Good Climb ... was slushy towards the 4,800 marker, but icy at the rim.
Actually went to the true summit to the West, didn't seems like most people bother to. Proceeded to hike the Loowit trail around the mtn. following the climb.
Started from the Marble Mountain Sno Park at 5:45am. Climbed the standard winter route up Worm Flows. Amazing views from top including Mt. Hood to the south, Mt. Adams, and Mt. Rainier to the north. 55 degrees and no wind at the summit was quite a surprise in early February.
One of my first mountains and the first of my Cascade Volcanoes. With Kevin and Doug. Wonderful trip.
Something pretty cool about being alive during the Mt St Helens explosion, playing in the ash at Moses Lake as a kid, climbing the mountain and staring into the crater.
Great climb of the worm flows route. Got brief views of hood, adams and rainer. Snowboarded down from the summit on some pretty icy stuff. Had a brief period of white out on the way down.
Other than being a bit windy, perfect weather.
A lot of people at the Marble Mount Parking lot the night before, around 50 cars or so. I think close to 200 people had permits for 04/13/14. I started climbing at 0330hrs to get ahead of the crowd. I think I was the first one to get to the true summit for the day. Beautiful morning with great views.
Worm Flows route, nice glissade down.
Generally a beautiful day. The climb up was fun, and a bit easy. However- i do remember the descent being a bitch
I had unfinished business with this mountain after getting blown off of the Worm Flows route in the worst white-out I've ever experienced. This trip was wild, too.
I car camped at Climber's Bivouac, and was on the trail at 5:15. I hit treeline in no time, and spent half an hour or so waiting out an absolutely gnarly lightning storm. After I began ascending, I noticed a gorgeous double rainbow off to climber's left; I hoped this would be a good omen. *Just* prior to sunrise, I took a series of the most amazing pictures I've ever taken of Rainier. I had to stop once to wait out a torrential downpour for about 10 - 15 minutes, and at the Plate Boundary Observatory Station I had to wait out winds that kept picking me up and knocking me down.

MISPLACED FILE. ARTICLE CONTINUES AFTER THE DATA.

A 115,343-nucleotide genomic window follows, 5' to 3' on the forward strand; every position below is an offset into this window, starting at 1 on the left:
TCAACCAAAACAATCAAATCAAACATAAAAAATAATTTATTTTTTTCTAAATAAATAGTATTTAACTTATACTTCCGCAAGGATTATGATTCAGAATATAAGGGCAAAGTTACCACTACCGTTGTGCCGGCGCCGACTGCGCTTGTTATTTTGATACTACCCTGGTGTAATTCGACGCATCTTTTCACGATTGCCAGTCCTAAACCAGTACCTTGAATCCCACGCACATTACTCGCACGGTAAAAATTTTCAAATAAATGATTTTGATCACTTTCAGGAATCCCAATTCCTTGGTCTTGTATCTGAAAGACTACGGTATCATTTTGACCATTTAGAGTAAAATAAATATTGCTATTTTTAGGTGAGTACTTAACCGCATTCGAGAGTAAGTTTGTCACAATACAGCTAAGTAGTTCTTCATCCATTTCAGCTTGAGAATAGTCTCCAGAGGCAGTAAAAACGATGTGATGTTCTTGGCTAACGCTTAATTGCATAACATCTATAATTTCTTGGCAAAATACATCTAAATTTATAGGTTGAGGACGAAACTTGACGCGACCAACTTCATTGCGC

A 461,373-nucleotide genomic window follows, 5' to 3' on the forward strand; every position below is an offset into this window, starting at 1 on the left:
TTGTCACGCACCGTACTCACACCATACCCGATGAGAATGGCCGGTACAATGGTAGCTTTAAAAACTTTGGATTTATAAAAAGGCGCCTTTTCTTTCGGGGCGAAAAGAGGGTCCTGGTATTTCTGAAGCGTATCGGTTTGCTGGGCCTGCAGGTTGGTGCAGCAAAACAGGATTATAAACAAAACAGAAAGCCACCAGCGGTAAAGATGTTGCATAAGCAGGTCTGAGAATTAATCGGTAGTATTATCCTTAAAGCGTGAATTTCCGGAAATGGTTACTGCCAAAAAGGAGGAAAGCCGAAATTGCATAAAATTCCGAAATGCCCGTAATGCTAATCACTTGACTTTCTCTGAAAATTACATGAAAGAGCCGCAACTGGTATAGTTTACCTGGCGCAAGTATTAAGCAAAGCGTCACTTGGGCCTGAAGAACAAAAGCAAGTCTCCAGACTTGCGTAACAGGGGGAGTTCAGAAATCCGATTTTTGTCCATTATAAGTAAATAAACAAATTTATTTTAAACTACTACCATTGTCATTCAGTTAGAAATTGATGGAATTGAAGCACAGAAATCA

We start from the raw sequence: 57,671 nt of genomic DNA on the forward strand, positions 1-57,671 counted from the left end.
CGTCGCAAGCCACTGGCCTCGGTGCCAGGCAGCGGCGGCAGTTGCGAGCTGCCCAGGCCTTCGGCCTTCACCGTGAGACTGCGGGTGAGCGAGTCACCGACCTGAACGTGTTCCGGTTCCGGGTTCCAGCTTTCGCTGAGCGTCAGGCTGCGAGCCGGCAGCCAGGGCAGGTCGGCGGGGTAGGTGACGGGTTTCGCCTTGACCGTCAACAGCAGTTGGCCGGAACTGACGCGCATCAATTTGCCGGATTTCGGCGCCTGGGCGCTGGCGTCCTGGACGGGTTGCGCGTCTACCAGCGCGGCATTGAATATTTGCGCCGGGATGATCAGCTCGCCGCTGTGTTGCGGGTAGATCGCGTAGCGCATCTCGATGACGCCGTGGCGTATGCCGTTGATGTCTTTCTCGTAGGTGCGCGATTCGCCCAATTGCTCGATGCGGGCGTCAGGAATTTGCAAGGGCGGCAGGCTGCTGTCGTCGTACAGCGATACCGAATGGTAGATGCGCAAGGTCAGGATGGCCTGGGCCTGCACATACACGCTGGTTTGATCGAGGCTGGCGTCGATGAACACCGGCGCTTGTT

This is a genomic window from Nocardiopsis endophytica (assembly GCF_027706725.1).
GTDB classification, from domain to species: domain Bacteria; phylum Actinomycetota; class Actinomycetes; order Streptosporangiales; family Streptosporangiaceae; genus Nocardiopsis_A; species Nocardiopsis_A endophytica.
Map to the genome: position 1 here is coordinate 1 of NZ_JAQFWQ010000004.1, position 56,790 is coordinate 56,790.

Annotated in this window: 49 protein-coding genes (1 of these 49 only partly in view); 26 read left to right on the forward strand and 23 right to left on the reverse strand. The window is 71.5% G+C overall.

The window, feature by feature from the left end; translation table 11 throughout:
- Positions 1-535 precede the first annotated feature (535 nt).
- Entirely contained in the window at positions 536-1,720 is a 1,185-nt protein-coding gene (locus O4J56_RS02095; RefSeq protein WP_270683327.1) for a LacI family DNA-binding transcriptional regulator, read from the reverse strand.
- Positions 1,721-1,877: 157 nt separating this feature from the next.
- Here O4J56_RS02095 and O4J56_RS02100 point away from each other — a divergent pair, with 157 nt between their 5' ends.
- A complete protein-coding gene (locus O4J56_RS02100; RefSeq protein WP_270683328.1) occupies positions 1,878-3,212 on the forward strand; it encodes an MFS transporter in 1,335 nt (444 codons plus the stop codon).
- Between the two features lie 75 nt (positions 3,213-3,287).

Once the winds subsided, I hauled ass as fast as one does at this altitude towards the summit ridge. I've heard people say that the traverse over to the true summit is loose and dangerous- well yeah, it's an active volcano. However, it's not as bad as advertised, and it's worth the trip. I had the true summit to myself for 30 - 45 minutes before the next group arrived. I ended up being the unofficial "official" photographer for the next 10 people or so that made the trip to the true summit.
The views to the north east were obscured by low clouds, but the views in all other directions were stunning. I booked it back down the trail and managed to make it home for the Seahawks game that afternoon. What a great, glorious day!
Route: Monitor Ridge
We decided to wait out permit season on this one, and it was totally worth the wait. We lucked out with a great, clear weather day (except for some high winds that tried to blow our tent away). The climb itself, even in December snow, is a pretty easy one along Monitor Ridge, but because it's St. Helens, you still feel like you're tackling some huge alpine monstrosity. We needed crampons a bit at the end, but more for peace of mind than anything else. Oh, and the rim cornicing at the summit was scary, so be careful if you go in late season...
Great day on the summit of the mountain. The weather conditions were terrible all week but managed to clear up the day of our climb. There was about a foot of snow that was a little icy but softened up quickly in the morning sun. Could see Rainier, Adams, Hood, and Jefferson as well as the Northern Cascades. A great day to be on the mountain!